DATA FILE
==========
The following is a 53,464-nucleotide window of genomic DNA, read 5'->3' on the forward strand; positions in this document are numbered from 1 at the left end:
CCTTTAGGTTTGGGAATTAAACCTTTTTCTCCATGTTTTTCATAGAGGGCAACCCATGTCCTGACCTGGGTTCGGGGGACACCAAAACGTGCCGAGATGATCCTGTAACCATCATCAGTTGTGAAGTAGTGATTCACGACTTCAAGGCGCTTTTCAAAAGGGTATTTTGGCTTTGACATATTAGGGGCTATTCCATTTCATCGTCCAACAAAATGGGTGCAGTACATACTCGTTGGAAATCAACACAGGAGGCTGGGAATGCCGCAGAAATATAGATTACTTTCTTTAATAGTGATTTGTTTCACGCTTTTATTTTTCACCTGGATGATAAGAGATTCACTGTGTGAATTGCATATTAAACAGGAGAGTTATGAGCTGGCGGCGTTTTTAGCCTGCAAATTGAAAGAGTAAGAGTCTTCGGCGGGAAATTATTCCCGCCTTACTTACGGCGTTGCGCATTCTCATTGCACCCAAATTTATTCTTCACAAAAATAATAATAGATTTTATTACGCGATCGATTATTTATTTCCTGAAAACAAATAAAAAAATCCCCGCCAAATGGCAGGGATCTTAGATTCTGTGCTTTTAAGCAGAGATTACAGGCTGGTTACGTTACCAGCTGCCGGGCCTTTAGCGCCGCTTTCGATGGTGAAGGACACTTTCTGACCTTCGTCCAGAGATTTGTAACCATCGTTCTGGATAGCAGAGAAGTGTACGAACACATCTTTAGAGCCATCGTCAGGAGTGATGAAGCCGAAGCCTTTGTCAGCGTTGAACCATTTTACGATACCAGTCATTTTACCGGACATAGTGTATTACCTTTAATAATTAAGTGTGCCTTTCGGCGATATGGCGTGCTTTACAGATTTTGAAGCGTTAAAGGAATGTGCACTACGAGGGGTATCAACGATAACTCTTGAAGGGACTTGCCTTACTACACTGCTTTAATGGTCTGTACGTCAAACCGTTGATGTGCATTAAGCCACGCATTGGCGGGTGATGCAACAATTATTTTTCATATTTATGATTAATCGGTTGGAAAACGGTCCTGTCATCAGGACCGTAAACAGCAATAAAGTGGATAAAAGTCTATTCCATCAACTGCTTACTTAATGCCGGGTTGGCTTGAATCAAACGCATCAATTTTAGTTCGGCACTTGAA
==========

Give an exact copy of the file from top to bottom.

The following is a 53,464-nucleotide window of genomic DNA, read 5'->3' on the forward strand; positions in this document are numbered from 1 at the left end:
CCTTTAGGTTTGGGAATTAAACCTTTTTCTCCATGTTTTTCATAGAGGGCAACCCATGTCCTGACCTGGGTTCGGGGGACACCAAAACGTGCCGAGATGATCCTGTAACCATCATCAGTTGTGAAGTAGTGATTCACGACTTCAAGGCGCTTTTCAAAAGGGTATTTTGGCTTTGACATATTAGGGGCTATTCCATTTCATCGTCCAACAAAATGGGTGCAGTACATACTCGTTGGAAATCAACACAGGAGGCTGGGAATGCCGCAGAAATATAGATTACTTTCTTTAATAGTGATTTGTTTCACGCTTTTATTTTTCACCTGGATGATAAGAGATTCACTGTGTGAATTGCATATTAAACAGGAGAGTTATGAGCTGGCGGCGTTTTTAGCCTGCAAATTGAAAGAGTAAGAGTCTTCGGCGGGAAATTATTCCCGCCTTACTTACGGCGTTGCGCATTCTCATTGCACCCAAATTTATTCTTCACAAAAATAATAATAGATTTTATTACGCGATCGATTATTTATTTCCTGAAAACAAATAAAAAAATCCCCGCCAAATGGCAGGGATCTTAGATTCTGTGCTTTTAAGCAGAGATTACAGGCTGGTTACGTTACCAGCTGCCGGGCCTTTAGCGCCGCTTTCGATGGTGAAGGACACTTTCTGACCTTCGTCCAGAGATTTGTAACCATCGTTCTGGATAGCAGAGAAGTGTACGAACACATCTTTAGAGCCATCGTCAGGAGTGATGAAGCCGAAGCCTTTGTCAGCGTTGAACCATTTTACGATACCAGTCATTTTACCGGACATAGTGTATTACCTTTAATAATTAAGTGTGCCTTTCGGCGATATGGCGTGCTTTACAGATTTTGAAGCGTTAAAGGAATGTGCACTACGAGGGGTATCAACGATAACTCTTGAAGGGACTTGCCTTACTACACTGCTTTAATGGTCTGTACGTCAAACCGTTGATGTGCATTAAGCCACGCATTGGCGGGTGATGCAACAATTATTTTTCATATTTATGATTAATCGGTTGGAAAACGGTCCTGTCATCAGGACCGTAAACAGCAATAAAGTGGATAAAAGTCTATTCCATCAACTGCTTACTTAATGCCGGGTTGGCTTGAATCAAACGCATCAATTTTAGTTCGGCACTTGAA